Thursday, February 24, 2011

My Nexus S Review

Well, it's finally here. After waiting breathlessly for three months, my taxes arrived and I purchased my Nexus S. This will be my review of the phone based on heavily technical perspective along with one of custom builds as I rooted the phone.

I was pleasantly surprised when I pulled the Nexus S out of the box for the first time. Whoever did the photos for the product page needs to be fired. The photos make the Nexus S appear to be some morbidly obese phone that would make hardware keyboard sliders blush. The reality is that it is an incredibly slim phone. Except for the reverse chin that the Galaxy S phones are known for, this phone is less than half an inch thick.

The overall appearance of the Nexus S is that of a faceless black slate. The extremely responsive capacitive buttons beneath the screen are not visible without the screen being on. There are only two hardware buttons, a volume rocker and a power button. The back has only one noticeable feature which is a chrome bezel around the camera lens, harkening back to the Nexus One. Needless to say, Google has intended this phone to be more art than industrial.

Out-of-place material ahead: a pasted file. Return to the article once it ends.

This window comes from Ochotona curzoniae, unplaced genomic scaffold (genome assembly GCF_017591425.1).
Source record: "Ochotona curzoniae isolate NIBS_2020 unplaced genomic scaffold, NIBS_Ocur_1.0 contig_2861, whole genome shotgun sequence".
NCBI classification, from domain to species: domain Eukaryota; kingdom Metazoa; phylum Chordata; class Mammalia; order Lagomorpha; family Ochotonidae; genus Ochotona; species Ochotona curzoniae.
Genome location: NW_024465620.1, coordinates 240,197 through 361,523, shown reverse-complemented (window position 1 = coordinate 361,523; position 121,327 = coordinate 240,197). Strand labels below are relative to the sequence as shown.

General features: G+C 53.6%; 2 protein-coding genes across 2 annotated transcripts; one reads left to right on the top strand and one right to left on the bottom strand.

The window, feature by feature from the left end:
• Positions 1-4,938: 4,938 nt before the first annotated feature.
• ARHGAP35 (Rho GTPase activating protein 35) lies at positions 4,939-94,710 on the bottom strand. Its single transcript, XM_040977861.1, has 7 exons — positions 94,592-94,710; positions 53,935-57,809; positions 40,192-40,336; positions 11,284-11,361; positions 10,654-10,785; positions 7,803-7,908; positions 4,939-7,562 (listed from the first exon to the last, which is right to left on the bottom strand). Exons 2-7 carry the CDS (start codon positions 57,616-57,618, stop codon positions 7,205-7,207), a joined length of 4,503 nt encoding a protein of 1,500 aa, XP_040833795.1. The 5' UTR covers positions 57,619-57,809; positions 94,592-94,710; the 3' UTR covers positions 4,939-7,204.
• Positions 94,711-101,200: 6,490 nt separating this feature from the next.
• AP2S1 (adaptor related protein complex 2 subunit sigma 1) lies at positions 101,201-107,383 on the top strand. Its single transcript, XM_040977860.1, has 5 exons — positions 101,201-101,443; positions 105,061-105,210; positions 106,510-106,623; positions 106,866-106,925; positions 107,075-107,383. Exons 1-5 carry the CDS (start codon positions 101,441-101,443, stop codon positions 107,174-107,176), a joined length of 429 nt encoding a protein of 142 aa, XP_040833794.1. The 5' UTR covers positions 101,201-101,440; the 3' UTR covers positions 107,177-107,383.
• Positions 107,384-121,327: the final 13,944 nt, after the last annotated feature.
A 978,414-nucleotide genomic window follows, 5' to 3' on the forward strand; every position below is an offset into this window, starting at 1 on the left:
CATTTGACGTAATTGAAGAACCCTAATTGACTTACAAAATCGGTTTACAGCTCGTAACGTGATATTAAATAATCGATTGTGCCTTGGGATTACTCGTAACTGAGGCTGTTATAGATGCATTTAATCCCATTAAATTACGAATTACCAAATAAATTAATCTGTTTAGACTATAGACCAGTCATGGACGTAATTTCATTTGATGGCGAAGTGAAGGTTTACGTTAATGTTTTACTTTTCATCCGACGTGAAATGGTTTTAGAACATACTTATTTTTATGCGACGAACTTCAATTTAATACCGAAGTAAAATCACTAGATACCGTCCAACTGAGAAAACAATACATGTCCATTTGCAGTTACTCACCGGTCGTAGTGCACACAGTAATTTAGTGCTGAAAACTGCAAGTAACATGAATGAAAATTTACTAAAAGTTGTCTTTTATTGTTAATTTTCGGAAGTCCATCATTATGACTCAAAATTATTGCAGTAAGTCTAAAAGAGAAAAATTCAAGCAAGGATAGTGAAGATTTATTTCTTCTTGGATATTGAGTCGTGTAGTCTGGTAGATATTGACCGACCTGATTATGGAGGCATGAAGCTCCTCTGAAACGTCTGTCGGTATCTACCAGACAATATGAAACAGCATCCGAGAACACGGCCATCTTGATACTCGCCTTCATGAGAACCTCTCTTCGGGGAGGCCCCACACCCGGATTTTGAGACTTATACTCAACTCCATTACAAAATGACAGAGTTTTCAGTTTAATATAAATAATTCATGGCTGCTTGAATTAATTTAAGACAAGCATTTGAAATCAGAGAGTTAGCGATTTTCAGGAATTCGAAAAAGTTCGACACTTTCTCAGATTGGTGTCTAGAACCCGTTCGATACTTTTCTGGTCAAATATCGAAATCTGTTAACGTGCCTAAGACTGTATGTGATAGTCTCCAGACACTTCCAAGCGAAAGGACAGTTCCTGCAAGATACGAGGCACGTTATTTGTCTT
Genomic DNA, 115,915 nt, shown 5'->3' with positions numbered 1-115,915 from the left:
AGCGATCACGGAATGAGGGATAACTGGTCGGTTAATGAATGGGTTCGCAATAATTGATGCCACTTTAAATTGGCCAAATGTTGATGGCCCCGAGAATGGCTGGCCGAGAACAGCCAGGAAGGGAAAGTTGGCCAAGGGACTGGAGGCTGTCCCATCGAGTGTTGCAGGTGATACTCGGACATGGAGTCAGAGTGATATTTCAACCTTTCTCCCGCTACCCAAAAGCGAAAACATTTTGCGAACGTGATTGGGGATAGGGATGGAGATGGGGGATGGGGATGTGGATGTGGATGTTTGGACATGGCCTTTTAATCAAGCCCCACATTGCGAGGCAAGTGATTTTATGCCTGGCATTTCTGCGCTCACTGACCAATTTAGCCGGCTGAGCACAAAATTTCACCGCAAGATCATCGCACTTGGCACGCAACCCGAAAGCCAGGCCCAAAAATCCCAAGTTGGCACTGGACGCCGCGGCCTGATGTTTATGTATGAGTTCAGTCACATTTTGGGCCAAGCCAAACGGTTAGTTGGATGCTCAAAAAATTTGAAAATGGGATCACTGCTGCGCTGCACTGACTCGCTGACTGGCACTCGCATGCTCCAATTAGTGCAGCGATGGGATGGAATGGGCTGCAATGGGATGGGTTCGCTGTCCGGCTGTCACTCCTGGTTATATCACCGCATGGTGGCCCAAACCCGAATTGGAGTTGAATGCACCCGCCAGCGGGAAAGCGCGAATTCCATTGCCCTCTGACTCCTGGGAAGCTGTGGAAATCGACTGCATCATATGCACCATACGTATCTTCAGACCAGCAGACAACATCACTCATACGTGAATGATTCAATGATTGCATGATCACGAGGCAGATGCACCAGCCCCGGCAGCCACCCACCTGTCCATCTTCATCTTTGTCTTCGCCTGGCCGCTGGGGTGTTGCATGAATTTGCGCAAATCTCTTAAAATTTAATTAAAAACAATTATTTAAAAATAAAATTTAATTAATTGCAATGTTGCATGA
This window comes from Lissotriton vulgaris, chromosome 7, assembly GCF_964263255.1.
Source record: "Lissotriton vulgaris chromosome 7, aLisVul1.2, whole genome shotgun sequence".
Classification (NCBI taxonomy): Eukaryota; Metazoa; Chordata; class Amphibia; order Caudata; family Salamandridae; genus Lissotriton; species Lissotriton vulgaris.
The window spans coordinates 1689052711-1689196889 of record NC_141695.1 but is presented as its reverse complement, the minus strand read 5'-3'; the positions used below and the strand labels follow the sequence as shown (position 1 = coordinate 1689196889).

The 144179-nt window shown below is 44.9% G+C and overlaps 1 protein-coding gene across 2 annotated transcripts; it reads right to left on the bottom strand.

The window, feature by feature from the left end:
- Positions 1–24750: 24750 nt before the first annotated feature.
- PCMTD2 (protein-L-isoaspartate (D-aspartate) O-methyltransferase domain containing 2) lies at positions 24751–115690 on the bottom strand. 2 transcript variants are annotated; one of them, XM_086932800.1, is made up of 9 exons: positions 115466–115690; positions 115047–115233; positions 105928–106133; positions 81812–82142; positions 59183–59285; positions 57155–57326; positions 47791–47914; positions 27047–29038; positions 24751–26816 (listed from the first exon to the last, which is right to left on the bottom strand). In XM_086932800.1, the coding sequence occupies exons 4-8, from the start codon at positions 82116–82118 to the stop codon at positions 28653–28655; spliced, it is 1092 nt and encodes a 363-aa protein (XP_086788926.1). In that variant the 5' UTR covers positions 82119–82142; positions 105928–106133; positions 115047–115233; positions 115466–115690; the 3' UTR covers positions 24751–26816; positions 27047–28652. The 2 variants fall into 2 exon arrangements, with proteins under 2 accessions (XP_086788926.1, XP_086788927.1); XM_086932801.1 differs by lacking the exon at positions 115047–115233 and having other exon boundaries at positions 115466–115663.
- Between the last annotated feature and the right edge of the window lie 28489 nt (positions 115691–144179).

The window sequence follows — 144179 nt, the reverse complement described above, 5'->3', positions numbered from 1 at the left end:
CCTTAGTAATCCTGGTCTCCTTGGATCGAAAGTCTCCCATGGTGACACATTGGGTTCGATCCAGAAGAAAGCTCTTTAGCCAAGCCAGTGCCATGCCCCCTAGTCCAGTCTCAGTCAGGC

Like all Galaxy S phones, the Nexus S has the 4" Super AMOLED screen. This is one of the best looking screens on the market today. Its closest competitor is the IPS Retina display on the iPhone 4. While the SAMOLED display doesn't match up in the sharpness department, it more than makes up for it in the color production, contrast, blacks, and power saving departments.

Sadly, the phone is made with slick, glossy, lightweight plastic. After only a couple days of owning it, I already have a minor scuff mark on the rear. I've ordered a silicone case for it. Sure it reduces the overall sex appeal of the Nexus S, but I'd prefer to keep my phone scratch free. The only other thing of external note was the curved glass screen. I've heard that it is for ergonomics and to reduce glare from sunlight. Personally, I can't say whether either of these are true, but it certainly makes the phone unique.